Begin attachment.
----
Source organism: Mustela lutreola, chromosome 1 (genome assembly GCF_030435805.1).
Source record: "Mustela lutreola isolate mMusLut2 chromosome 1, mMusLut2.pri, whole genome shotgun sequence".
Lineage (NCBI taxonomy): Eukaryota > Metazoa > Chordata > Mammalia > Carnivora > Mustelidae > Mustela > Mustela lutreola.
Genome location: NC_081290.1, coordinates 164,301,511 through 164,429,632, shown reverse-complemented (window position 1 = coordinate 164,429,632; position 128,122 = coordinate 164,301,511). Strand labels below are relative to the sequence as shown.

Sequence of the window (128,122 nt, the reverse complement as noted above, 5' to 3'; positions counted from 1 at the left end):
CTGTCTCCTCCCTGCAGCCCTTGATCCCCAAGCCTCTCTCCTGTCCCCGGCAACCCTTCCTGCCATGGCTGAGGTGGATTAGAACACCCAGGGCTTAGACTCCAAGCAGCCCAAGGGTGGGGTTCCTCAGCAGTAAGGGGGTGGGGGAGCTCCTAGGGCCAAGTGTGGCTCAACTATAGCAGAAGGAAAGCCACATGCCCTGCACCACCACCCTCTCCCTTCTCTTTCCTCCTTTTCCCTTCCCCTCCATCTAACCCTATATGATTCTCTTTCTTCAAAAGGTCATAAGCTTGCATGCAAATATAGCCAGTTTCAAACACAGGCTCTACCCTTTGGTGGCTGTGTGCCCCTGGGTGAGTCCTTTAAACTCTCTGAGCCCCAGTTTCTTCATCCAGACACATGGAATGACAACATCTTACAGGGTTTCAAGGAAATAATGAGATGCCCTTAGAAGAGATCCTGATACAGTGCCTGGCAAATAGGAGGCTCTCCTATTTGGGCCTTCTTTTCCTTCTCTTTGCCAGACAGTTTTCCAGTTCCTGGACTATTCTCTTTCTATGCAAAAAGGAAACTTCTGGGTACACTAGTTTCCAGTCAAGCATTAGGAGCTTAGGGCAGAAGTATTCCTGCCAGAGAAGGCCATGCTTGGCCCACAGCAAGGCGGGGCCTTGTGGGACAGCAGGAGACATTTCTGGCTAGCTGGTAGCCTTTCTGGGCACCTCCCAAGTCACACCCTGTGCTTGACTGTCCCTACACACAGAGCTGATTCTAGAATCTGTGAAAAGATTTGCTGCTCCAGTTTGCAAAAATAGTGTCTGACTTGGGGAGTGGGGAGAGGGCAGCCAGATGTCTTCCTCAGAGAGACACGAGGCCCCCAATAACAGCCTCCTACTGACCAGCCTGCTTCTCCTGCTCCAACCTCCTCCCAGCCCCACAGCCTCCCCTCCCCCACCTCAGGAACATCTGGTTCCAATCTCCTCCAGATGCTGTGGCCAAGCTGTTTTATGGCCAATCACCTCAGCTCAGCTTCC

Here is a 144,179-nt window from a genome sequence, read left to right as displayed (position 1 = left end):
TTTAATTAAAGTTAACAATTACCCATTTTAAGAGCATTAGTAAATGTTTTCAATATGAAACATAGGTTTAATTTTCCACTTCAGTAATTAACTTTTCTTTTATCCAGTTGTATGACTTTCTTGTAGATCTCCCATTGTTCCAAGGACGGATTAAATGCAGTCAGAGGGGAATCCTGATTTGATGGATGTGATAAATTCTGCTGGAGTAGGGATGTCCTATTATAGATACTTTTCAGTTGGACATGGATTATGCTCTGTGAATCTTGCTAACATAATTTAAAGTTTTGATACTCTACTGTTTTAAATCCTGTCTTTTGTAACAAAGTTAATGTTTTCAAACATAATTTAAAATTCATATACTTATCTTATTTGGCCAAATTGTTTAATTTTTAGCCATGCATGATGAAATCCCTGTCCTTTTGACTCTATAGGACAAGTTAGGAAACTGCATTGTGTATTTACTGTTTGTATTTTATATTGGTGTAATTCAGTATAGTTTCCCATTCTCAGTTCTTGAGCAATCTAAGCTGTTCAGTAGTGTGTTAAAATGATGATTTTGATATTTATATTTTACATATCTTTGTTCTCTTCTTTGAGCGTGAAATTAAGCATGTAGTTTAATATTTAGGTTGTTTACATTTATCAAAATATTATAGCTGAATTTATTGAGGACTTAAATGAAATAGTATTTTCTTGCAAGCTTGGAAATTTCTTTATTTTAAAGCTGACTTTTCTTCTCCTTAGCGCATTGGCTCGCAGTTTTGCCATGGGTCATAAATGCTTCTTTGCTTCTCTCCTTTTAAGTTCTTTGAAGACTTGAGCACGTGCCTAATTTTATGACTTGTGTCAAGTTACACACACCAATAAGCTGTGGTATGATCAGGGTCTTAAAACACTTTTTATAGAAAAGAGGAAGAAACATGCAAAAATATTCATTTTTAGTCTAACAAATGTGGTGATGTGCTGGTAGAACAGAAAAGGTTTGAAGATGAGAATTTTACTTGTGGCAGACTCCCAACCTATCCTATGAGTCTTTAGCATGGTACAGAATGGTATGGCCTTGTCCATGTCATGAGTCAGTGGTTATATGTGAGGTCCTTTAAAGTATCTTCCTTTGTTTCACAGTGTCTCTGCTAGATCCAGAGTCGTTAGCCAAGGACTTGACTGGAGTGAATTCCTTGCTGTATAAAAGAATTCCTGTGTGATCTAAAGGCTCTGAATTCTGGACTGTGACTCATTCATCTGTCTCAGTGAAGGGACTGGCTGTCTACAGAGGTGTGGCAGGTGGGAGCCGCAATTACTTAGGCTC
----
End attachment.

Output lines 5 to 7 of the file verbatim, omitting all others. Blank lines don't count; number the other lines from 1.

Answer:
Sequence of the window (128,122 nt, the reverse complement as noted above, 5' to 3'; positions counted from 1 at the left end):
CTGTCTCCTCCCTGCAGCCCTTGATCCCCAAGCCTCTCTCCTGTCCCCGGCAACCCTTCCTGCCATGGCTGAGGTGGATTAGAACACCCAGGGCTTAGACTCCAAGCAGCCCAAGGGTGGGGTTCCTCAGCAGTAAGGGGGTGGGGGAGCTCCTAGGGCCAAGTGTGGCTCAACTATAGCAGAAGGAAAGCCACATGCCCTGCACCACCACCCTCTCCCTTCTCTTTCCTCCTTTTCCCTTCCCCTCCATCTAACCCTATATGATTCTCTTTCTTCAAAAGGTCATAAGCTTGCATGCAAATATAGCCAGTTTCAAACACAGGCTCTACCCTTTGGTGGCTGTGTGCCCCTGGGTGAGTCCTTTAAACTCTCTGAGCCCCAGTTTCTTCATCCAGACACATGGAATGACAACATCTTACAGGGTTTCAAGGAAATAATGAGATGCCCTTAGAAGAGATCCTGATACAGTGCCTGGCAAATAGGAGGCTCTCCTATTTGGGCCTTCTTTTCCTTCTCTTTGCCAGACAGTTTTCCAGTTCCTGGACTATTCTCTTTCTATGCAAAAAGGAAACTTCTGGGTACACTAGTTTCCAGTCAAGCATTAGGAGCTTAGGGCAGAAGTATTCCTGCCAGAGAAGGCCATGCTTGGCCCACAGCAAGGCGGGGCCTTGTGGGACAGCAGGAGACATTTCTGGCTAGCTGGTAGCCTTTCTGGGCACCTCCCAAGTCACACCCTGTGCTTGACTGTCCCTACACACAGAGCTGATTCTAGAATCTGTGAAAAGATTTGCTGCTCCAGTTTGCAAAAATAGTGTCTGACTTGGGGAGTGGGGAGAGGGCAGCCAGATGTCTTCCTCAGAGAGACACGAGGCCCCCAATAACAGCCTCCTACTGACCAGCCTGCTTCTCCTGCTCCAACCTCCTCCCAGCCCCACAGCCTCCCCTCCCCCACCTCAGGAACATCTGGTTCCAATCTCCTCCAGATGCTGTGGCCAAGCTGTTTTATGGCCAATCACCTCAGCTCAGCTTCC

Here is a 144,179-nt window from a genome sequence, read left to right as displayed (position 1 = left end):